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The Health Department’s offices in Whitehall.

There can only be one answer: The Department of Health doesn’t have a good enough excuse.

If there had been a good reason, we would have heard it; we haven’t.

So there isn’t a good reason.

Has the Health Department been in collusion with the Department for Work and Pensions to hide the threat to people with long-term illnesses and disabilities?

If so, then protestations about multiple causes of suicide are moot.

The facts indicate that a suicide risk exists – and has existed for several years.

In failing to highlight such a risk, it seems to This Writer that the Department of Health has been derelict in its duty. Agreed?

The Department of Health (DH) has refused to say why it failed to warn NHS bodies and other local services that claimants of out-of-work disability benefits are at a hugely-increased risk of attempting to take their own lives.

DH published the latest version of its national suicide prevention strategy in January this year.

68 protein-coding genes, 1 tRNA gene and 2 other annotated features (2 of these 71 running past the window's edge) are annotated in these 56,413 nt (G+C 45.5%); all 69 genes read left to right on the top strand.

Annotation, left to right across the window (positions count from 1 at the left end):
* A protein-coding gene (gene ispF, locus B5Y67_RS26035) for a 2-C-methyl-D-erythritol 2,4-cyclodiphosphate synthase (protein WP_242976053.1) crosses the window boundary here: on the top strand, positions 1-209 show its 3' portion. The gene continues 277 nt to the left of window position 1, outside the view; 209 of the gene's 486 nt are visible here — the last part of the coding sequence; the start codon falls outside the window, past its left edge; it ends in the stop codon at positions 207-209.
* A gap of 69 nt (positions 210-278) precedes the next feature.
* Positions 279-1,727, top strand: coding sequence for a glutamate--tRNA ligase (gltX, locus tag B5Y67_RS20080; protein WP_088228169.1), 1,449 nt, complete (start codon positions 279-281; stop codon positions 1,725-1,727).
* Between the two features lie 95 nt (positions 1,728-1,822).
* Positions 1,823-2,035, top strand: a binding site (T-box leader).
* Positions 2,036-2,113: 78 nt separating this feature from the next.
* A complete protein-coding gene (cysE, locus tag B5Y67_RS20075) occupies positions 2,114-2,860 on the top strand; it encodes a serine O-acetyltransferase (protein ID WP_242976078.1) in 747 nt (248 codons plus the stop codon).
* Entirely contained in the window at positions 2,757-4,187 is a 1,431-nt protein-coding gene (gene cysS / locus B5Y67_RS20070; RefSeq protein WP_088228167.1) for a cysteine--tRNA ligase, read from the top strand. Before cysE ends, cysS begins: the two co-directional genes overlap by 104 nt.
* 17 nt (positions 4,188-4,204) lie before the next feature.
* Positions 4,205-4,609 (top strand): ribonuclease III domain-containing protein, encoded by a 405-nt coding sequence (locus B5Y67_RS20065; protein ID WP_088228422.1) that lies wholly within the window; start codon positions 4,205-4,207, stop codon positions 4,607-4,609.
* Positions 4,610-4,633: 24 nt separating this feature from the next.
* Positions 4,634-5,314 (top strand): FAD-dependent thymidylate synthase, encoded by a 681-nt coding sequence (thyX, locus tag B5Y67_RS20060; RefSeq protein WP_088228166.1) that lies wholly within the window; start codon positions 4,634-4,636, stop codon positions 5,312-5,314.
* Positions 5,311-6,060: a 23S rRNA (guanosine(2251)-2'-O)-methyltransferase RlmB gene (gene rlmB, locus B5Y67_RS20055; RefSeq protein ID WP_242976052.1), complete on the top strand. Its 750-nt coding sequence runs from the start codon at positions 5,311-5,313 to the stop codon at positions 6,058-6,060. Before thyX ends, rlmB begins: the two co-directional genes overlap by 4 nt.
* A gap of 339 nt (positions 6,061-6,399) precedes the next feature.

The strategy was published four months after NHS Digital produced the results of its Adult Psychiatric Morbidity Survey (APMS), which showed that more than 43 per cent of claimants of employment and support allowance (ESA) had said (when asked in 2014) that they had attempted suicide at some point in their lives.

But the suicide prevention strategy fails to mention these figures or to highlight ESA claimants as a high-risk group, even though it briefly mentions Department for Work and Pensions (DWP) guidance for dealing with ESA claimants who may be at risk of suicide or self-harm.

This week, a DH spokeswoman refused to explain why the figures were not mentioned in the strategy or why ESA claimants were not highlighted as a group at particularly high risk of suicide.

Instead, she said: “As I know you’ve discussed with the DWP, suicide is a very complex issue, so it would be wrong to link it solely to anyone’s benefit claim.

“There is clear guidance in place for DWP staff members to follow if a claimant expresses a desire to self-harm, to ensure the claimant receives appropriate care and support.

Source: Department of Health silence over failure to highlight ESA suicide risk


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